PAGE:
List of Common Spanish Adjectives

Instructor: Andrea Schuitema

Andrea has taught high school Spanish, college ESL and has a master's degree in educational technology.

Learn how to make friends fast by expressing a variety of thoughts and opinions. These common description words will enable you to talk about yourself, your food, and the people, places and objects around you.

Adjectives at a Meal

Spanish-speaking people are typically very hospitable and are quick to invite guests into their homes for delicious meals. When you find yourself facing a dinner invite, you'll no doubt immediately start dreaming of homemade tostadas and tamales, then break out into a cold sweat as you picture yourself fumbling through conversation during the meal. The thought of sitting through a meal with a group of people that only speaks Spanish can be overwhelming. Have no fear! The truth is, if you can smile and are able to learn a few key adjectives from each of the categories below, you'll know enough Spanish to win someone's heart at dinner. (Reminder: An adjective describes a noun.)

1. Praise the food. This is number one and it's the most important. Take a bite, smile, then say La comida es rica. Es perfecta…. Mmmm. (The food is yummy. It's perfect…. Mmm.) Or if something is spicy, you can say Es picante, (It's spicy) as you reach for your milk, laughing. Your hosts will all laugh, too.

Tostadas ricas y picantes

2. For some engaging conversation, chat about famous people or people you both know. Even if you are talking to a person from a different country than you, it's likely that you are both familiar with some of the same famous people. You might find yourself talking about the president, Jennifer Lopez or Michael Jackson. If this happens, you can share your opinion. Es guapo. (He's handsome.) Or Es feo. (He's ugly.) You might find that you both are fans of Enrique Iglesias and end up at a concert together someday! You can also talk about a mutual friend and say Es cariñosa y graciosa. (She's warm/endearing and funny.) Your hosts will think you are sweet for noticing those positive traits.

3. People are proud of where they are from, so it's always a good idea to praise someone's home. Su casa es limpia, cómoda y muy bonita. (Your house is clean, comfortable and very pretty). They'll definitely invite you back.

4. End by sharing your feelings about the dinner. Mi estómago está lleno. (My stomach is full.) Estoy feliz. (I'm happy.) Again, everyone will be pleased.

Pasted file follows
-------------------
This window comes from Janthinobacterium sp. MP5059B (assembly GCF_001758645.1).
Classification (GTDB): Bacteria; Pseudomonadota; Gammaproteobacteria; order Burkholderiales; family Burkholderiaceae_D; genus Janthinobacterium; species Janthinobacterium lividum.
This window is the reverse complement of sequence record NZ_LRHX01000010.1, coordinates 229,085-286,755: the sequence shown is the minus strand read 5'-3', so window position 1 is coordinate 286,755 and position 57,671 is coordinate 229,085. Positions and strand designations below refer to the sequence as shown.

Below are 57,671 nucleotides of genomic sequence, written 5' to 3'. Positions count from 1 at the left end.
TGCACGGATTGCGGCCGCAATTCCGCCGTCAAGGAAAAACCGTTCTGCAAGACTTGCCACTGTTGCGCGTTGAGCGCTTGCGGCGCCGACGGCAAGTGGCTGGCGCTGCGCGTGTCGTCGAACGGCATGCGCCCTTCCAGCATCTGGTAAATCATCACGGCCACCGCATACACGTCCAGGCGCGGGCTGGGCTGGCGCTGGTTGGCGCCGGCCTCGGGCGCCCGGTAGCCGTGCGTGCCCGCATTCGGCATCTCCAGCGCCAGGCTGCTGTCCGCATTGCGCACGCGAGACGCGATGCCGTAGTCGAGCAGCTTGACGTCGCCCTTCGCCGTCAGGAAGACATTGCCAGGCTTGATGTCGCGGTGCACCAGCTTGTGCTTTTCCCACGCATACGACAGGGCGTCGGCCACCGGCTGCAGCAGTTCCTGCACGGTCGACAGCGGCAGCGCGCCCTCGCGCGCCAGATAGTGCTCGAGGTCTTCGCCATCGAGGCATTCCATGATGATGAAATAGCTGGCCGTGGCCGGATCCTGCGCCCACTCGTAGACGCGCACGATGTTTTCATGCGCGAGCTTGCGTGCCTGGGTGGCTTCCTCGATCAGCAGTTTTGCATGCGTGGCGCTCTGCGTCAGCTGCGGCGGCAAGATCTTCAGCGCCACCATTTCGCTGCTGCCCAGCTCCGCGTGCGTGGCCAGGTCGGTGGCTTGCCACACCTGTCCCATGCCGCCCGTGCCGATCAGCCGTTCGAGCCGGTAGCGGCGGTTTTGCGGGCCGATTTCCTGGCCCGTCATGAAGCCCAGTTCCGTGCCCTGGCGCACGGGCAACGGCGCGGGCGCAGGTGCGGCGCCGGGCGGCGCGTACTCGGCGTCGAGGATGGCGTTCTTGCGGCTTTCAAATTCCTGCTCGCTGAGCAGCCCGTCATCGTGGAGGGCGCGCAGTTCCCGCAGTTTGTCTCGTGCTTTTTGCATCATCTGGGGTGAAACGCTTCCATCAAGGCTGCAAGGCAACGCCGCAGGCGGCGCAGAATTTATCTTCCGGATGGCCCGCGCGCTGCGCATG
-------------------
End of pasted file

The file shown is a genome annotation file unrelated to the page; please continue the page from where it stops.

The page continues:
Amigos felices y llenos
family dinner

Common Adjectives

Describe Food

These adjectives will help you describe, specifically, what you think about the food placed in front of you.

English Spanish Pronunciation Help
hot (temperature) caliente cah·lee·en·tay
hot (spicy) picante pee·khan·tay
cold frío(a) free·oh
yummy/delicious rico(a) ree·coh
bitter amargo(a) ah·mar·go
sweet dulce dool·say
perfect perfecto(a) pair·fec·toh
frozen congelado(a) cone·hay·la·doh
grilled/roasted asado(a) ah·sah·doh
fried frito(a) free·toh
boiled hervido(a) air·vee·doh
gross asqueroso(a) ah·scare·oh·so

Describe Physical Appearance

These adjectives will help you describe what you and the people around you look like.

English Spanish Pronunciation Help
good-looking guapo(a) gwa·poh
cute/pretty lindo(a) leen·doh
pretty bonito(a) boh·nee·toh
beautiful hermoso(a) air·moh·soh
precious precioso(a) preh·see·oh·soh
thin delgado(a) del·gah·doh
fat gordo(a) gore·doh
weak débil day·beel
strong fuerte fwer·tay
tall alto(a) all·toh
short bajo(a) bah·ho

Describe Personality

Use these words to describe what people are like, on the inside. Many of these words can also be used to describe objects, events, or situations.

English Spanish Pronunciation Help
nice simpático(a) sim·pah·tee·coh
mean antipático(a) ahn·tee·pah·tee·coh
friendly/polite amable ah·mah·blay
funny gracioso(a) grah·see·oh·so
boring aburrido(a) ah·buur·ee·doh
fun divertido(a) dee·vair·tee·doh
warm/endearing cariñoso(a) car·ee·nyoh·soh
weird/odd raro(a) rah·roh
fierce feroz fair·ohss
creative creativo(a) cray·ah·tee·voh
brave valiente vaal·ee·en·tay
crazy loco(a) loh·koh
de buena onda nice guy/gal/someone who you think is putting out a good vibe (very common phrase in Mexico) day bwayne·ah own·dah

Describe Emotions or Feelings

It's always helpful to be able to talk about how you are feeling. Likewise, you'll want to be sure to have the necessary vocabulary to ask how others are feeling. You can read a lot in facial expressions and body language, but being able to talk about emotions is vital to building relationships in any language. You might think somoene is angry, for example, when, in fact, he is tired or worried about something.

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